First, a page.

The new public protector says she will leave the dispute over the state capture report prepared by h.
HARDLY a year into her job as leader of South Africa's economic hub, Gauteng premier Nomvula Mokonyane faces the risk of being reduced to a lame duck premier if the ANC moves its provincial elective conference to May.
The Gauteng ANC provincial executive committee (PEC) meets for a two-day meeting on January 23 and 24 to discuss proposals to bring forward the elective conference originally scheduled for November.
Party provincial spokesperson Dumisani Ntuli said they wanted to hold the conference before the World Cup soccer tournament.
He said the other reason was that "the coming national general council of the ANC, which discusses policy, is going to be very important for us as we are making a lot of policy proposals".
Provincial secretary David Makhura has confirmed Gauteng would propose a reconfiguration of municipalities in the province.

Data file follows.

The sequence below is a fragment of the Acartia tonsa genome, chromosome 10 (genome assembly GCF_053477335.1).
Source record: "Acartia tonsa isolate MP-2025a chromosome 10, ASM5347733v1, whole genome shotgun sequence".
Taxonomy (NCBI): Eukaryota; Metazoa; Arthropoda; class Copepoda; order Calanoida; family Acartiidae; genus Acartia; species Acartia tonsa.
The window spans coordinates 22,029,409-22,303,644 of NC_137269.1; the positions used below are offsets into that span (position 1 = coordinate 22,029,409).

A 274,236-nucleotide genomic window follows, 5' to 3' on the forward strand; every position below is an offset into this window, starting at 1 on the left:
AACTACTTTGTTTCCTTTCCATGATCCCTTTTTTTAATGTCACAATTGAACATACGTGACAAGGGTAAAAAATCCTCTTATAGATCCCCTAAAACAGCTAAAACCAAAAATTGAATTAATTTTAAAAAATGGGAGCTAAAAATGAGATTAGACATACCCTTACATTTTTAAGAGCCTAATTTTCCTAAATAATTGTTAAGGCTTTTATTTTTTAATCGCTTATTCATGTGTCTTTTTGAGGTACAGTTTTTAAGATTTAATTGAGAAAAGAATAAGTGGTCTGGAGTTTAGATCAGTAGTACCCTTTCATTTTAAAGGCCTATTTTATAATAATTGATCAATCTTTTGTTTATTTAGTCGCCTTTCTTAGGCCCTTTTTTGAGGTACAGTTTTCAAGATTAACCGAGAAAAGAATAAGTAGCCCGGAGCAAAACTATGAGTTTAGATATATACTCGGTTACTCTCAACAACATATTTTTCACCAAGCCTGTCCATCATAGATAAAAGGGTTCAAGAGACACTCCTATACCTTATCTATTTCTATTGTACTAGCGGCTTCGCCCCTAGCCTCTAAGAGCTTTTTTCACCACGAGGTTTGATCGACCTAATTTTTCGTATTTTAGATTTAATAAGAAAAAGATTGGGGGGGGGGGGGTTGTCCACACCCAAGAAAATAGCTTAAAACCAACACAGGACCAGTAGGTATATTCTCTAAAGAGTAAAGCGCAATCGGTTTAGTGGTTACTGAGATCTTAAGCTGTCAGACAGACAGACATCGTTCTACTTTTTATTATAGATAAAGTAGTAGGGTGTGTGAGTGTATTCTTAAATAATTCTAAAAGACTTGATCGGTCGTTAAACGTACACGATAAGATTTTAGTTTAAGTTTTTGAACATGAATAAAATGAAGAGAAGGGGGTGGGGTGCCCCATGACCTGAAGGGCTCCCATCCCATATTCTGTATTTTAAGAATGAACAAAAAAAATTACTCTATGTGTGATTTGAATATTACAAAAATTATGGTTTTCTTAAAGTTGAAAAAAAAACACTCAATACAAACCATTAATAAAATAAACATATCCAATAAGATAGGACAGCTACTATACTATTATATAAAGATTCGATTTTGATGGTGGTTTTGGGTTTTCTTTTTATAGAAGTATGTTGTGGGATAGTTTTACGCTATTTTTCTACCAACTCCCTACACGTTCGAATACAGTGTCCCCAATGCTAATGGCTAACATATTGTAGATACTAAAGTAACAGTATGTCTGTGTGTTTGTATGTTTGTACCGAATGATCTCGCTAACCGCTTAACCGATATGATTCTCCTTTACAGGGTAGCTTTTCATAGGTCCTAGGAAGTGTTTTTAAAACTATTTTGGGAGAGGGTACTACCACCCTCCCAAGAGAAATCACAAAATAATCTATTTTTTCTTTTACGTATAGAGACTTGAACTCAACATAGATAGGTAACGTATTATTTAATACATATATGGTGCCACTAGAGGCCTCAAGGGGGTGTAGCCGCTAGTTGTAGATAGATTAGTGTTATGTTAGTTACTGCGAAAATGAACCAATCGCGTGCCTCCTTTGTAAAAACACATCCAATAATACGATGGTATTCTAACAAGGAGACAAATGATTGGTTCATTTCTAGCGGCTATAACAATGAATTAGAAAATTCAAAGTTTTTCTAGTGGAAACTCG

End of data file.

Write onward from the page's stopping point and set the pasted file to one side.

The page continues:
The proposals include expanding current metropolitan municipalities - Joburg, Ekurhuleni and Tshwane - to cover the entire province to ensure every municipal area was able to generate revenue.
The fast-tracking of the elective conference also means an early showdown between three rival camps led by ANC provincial chairperson and former premier Paul Mashatile; ANC Women's League president Angie Motshekga and Mokonyane.
Party insiders said the Motshekga camp planned to punt Cooperative Governance and Traditional Affairs Minister Sicelo Shiceka for the position of provincial ANC chairperson with Panyaza Lesufi as his deputy.
Mashatile supporters, with the backing of Gauteng ANC Youth League, are still irked by President Jacob Zuma's decision to appoint Mokonyane as premier instead of Mashatile. They have vowed for a political comeback for Mashatile.
A Mashatile supporter in the PEC told Sowetan that the deputy minister of arts enjoyed more support "from cadres who were impressed by his discipline" when he was demoted to a deputy minister position.
Yesterday, the party rejected suggestions that an early conference would increase divisions in the province.
Ntuli also denied that Mashatile's position as provincial chairperson and Mokonyane's position as premier created two centres of power in the province .